THE FOUR WHEELS OF THE NOVEL WAIN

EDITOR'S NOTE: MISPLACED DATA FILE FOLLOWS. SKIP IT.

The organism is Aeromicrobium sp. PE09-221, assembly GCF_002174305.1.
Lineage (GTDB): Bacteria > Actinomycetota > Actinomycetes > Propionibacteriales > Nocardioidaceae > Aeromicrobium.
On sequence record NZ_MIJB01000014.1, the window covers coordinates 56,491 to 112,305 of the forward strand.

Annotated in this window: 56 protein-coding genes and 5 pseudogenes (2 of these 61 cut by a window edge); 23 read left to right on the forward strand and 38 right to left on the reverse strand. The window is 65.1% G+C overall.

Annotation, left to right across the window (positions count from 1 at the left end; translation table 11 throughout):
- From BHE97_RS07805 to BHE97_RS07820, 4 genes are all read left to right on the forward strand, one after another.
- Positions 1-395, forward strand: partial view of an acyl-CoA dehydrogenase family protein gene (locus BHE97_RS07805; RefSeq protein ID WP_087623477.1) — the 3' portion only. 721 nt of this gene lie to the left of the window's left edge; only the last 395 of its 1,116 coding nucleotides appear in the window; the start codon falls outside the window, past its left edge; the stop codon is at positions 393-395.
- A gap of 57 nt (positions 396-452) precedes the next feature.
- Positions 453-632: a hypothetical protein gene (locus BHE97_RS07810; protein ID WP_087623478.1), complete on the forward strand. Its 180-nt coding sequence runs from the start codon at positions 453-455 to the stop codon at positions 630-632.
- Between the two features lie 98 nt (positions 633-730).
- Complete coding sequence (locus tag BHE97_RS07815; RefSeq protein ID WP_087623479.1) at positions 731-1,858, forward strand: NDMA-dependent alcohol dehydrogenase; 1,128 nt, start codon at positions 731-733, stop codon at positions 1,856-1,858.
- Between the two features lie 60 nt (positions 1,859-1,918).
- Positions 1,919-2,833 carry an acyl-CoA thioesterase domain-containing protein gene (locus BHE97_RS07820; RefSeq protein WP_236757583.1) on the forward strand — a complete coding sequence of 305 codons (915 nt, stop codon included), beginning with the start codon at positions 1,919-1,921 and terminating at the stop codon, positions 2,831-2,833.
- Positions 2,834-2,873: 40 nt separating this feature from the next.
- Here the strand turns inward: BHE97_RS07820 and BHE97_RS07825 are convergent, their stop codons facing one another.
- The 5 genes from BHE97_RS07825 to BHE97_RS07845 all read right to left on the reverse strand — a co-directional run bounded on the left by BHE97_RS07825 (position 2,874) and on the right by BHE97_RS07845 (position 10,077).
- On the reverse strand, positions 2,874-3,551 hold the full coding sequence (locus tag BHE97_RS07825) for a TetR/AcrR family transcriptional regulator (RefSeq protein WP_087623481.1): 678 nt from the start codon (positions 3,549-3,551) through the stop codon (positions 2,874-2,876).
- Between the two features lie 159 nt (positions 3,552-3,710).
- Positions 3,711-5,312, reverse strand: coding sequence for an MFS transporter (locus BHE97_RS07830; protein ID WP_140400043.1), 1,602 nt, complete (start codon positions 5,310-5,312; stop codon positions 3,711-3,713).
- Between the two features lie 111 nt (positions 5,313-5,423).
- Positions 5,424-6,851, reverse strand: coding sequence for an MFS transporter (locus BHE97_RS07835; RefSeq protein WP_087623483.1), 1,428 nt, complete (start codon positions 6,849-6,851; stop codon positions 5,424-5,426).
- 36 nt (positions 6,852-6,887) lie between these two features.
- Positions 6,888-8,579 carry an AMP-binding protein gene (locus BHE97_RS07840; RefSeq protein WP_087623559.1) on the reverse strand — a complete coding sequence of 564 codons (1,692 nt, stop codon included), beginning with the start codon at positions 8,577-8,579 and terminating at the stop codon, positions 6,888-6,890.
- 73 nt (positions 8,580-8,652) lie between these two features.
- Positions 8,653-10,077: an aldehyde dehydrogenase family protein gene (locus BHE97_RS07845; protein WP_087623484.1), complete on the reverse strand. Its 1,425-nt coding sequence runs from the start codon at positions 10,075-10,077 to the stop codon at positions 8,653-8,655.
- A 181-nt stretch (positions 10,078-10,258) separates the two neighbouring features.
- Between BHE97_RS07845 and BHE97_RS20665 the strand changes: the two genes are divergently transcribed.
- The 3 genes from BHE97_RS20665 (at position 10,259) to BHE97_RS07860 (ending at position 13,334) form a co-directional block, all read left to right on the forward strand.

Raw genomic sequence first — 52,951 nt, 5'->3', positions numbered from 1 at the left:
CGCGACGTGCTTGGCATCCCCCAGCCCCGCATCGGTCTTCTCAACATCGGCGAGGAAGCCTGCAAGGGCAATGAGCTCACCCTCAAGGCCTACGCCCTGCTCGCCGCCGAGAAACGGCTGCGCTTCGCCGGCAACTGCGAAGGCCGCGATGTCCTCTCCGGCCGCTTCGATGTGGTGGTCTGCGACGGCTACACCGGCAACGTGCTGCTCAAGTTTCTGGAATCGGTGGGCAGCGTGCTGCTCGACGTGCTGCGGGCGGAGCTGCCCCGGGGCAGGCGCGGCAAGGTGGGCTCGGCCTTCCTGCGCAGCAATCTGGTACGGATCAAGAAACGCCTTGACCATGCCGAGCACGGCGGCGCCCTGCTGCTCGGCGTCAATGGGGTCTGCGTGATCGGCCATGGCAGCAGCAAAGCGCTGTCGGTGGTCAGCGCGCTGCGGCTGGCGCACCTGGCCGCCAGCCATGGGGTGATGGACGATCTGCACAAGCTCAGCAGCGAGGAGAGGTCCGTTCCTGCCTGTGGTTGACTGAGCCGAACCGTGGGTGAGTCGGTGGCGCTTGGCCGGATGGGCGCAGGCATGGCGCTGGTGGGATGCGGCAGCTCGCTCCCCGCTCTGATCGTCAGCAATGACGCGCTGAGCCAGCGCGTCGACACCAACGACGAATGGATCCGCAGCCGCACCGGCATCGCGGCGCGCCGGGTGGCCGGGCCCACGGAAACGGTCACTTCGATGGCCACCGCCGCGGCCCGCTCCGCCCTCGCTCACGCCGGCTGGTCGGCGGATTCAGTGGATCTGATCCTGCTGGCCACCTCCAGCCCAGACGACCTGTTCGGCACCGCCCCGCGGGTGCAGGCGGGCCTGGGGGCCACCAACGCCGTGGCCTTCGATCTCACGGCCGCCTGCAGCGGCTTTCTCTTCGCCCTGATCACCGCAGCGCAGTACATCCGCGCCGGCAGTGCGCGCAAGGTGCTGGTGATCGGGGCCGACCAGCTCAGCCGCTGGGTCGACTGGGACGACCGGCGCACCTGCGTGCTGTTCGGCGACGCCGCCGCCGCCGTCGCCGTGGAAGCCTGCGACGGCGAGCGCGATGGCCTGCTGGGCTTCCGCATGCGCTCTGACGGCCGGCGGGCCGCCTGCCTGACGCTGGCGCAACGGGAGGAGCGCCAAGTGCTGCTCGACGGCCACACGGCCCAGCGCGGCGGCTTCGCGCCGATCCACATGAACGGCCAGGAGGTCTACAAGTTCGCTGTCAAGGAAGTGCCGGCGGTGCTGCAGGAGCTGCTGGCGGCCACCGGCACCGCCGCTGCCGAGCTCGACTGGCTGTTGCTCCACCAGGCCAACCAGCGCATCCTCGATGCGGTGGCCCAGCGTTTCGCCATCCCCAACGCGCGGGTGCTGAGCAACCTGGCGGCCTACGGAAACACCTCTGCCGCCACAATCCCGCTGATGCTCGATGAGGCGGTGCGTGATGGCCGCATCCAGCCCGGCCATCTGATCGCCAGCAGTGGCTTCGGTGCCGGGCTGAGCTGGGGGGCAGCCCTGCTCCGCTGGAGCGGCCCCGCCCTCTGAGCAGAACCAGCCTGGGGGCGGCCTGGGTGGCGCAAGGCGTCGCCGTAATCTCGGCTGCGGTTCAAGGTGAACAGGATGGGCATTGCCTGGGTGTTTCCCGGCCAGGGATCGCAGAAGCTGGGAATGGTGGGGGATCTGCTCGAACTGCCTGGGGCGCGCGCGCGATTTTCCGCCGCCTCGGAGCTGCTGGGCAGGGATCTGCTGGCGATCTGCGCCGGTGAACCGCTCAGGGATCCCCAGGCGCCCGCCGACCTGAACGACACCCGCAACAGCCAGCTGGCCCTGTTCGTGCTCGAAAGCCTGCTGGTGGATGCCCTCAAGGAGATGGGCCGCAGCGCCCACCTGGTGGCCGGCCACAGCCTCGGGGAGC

It does not enter into the plan, because it would be entirely inconsistent with the scale, of the present book to give details of the lives of the novelists, except when they have something special to do with the subject, or when (as in the case of a few minorities who happen to be of some importance) even well-informed readers are likely to be quite ignorant about them. Accounts, in all degrees of scale and competence, of the lives of Richardson, Fielding, Smollett, and Sterne abound. It is sufficient—but in the special circumstances at this point perhaps necessary—here to sum the facts very briefly in so far as they bear on the main issue. Richardson (1689-1761), not merely the first to write, but the eldest by much more than his priority in writing, was the son of a Derbyshire tradesman, was educated for some time at Charterhouse, but apprenticed early to a printer—which trade he pursued with diligence and profit for the rest of his life in London and its immediate neighbourhood. After his literary success, he gathered round him a circle of ladies and gentlemen interested in literature: but he never had any first-hand acquaintance with general society of the “gentle” kind, much less with that of the upper classes. Fielding (1707-1754), on the contrary, was a member (though only as the son of a younger son of a younger son) of a family of great antiquity and distinction, which held an earldom in England and another in Ireland, and was connected as well as it was derived, Lady Mary Wortley Montagu, for instance, being the novelist’s cousin. He was educated at Eton and Leyden: but his branch of the family being decidedly impecunious, was thrown very much on his own resources. These were mainly drawn from literature, first as a playwright then as a novelist, journalism and miscellanies coming in. But he was called to the Bar: and though he probably did not make much money there, he obtained the poorly paid and hard-worked but rather important position of “Bow Street Magistrate,” which meant that he was head, directly of the London police such as it was, and indirectly of that of the whole kingdom. His temper was in some ways as aristocratic as his birth: but though Horace Walpole’s accounts of his fancy for low company are obviously exaggerated, there is no doubt that he was a good deal of what has since been called a “Bohemian.” His experience of variety in scene was much wider than Richardson’s, although after he came home from Leyden (where he went to study law) it was chiefly confined to London and the south of England (especially Bath, Dorsetshire, where he lived for a time, and the Western Circuit), till his last voyage, in hopeless quest of health, to Lisbon, where he died. His knowledge of literature, and even what may be called his scholarship, were considerable, and did credit to the public school education of those days.